Recent Combat Success
While undoubtedly more capable in the missile defense role than previous Patriot iterations, the capabilities of the PAC-3 still needed to be demonstrated in combat. The United States tested the PAC-3 on a small scale during Operation Iraqi Freedom, when Patriot successfully intercepted all nine SCUD missiles encountered.
A much larger body of data was obtained recently, when Saudi Arabia, which had purchased a large number of PAC-3 systems, had a chance to test the system’s mettle during the Yemeni Civil War. Houthi rebels in Yemen had a modest number of SCUD (or SCUD copy) missile systems, some likely supplied by Iran, which were fired at Saudi military targets as well as population centers.
In Saudi service, Raytheon has claimed a 100% success rate for the PAC-3 system. Astute observers will note that some SCUD missiles did inflict damage upon Saudi Arabia and its allies; however, these targets were not defended by Patriots and thus cannot be counted as failures to intercept.
The alleged success of the Saudi Patriot batteries is a landmark achievement in missile defense. Patriot PAC-3 is the first missile defense system in the world to intercept dozens of ballistic missiles back-to-back without failure, and the record is especially convincing when the flawless performances in Iraqi Freedom and Saudi service are combined. The performance of the Saudi Patriots serves to further vindicate the system after the PAC-2’s poor performance in the Gulf War. It is worth noting that Patriot’s successes have been against SCUD and similar missiles, which are more challenging to intercept than the simple rockets and mortars often intercepted by Israeli missile defense systems.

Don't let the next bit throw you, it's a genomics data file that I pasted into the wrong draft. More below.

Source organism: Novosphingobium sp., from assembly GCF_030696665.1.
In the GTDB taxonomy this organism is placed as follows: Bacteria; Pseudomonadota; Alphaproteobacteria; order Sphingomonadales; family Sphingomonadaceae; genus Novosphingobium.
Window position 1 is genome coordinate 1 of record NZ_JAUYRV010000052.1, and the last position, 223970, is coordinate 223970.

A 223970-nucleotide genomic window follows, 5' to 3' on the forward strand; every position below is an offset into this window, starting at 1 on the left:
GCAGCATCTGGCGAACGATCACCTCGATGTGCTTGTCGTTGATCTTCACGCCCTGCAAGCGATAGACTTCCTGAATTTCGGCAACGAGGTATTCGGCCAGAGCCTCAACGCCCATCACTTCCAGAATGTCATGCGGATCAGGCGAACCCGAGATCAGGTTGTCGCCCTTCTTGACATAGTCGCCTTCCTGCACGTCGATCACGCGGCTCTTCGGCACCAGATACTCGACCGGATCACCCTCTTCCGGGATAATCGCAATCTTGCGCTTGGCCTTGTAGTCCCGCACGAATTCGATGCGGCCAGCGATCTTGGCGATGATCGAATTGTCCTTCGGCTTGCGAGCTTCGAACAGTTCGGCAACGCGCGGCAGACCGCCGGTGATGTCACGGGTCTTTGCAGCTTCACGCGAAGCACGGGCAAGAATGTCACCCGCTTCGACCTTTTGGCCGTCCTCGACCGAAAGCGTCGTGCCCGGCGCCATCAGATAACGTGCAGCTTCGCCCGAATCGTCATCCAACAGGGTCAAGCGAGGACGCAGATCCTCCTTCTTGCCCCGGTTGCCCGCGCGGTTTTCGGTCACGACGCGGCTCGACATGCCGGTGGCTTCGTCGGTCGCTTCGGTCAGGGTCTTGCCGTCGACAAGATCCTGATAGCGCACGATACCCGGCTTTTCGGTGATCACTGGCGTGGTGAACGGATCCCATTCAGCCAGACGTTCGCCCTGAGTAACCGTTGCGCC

The news of PAC-3’s success in Saudi service could not come at a better time. Poland recently inked a deal to procure Patriot systems, and Germany is considering extending the service of the Patriot instead of adopting Lockheed Martin’s new MEADS system. In addition, PAC-3 Mid-Segment Enhancement (MSE), which boosts range by 15km and maximum altitude by 50%, is under development. The combat record of the Saudi Patriots will go a long ways towards reassuring current and prospective Patriot customers that the system is capable of handling ballistic missile threats effectively and that funding MSE development is worthwhile. In addition, the Raytheon engineers will be able to use information gleaned by the Saudis to improve Patriot’s performance even further, and Patriot engineers can now boast that their PAC-3 design is extensively combat-tested and proven against SCUD-type threats.
However, the job of Patriot engineers is far from complete. While SCUD missiles are challenging targets, the SCUD design is also decades old. Russia and China have produced more modern missiles designed specifically to defeat US missile defense systems, which the Patriot has yet to face. Missiles such as the Iskander tactical ballistic missile have countermeasures installed and are also capable of pulling high-g maneuvers to avoid interceptors such as the Patriot. The Patriot’s combat capabilities against these more sophisticated ballistic missiles are yet to be demonstrated.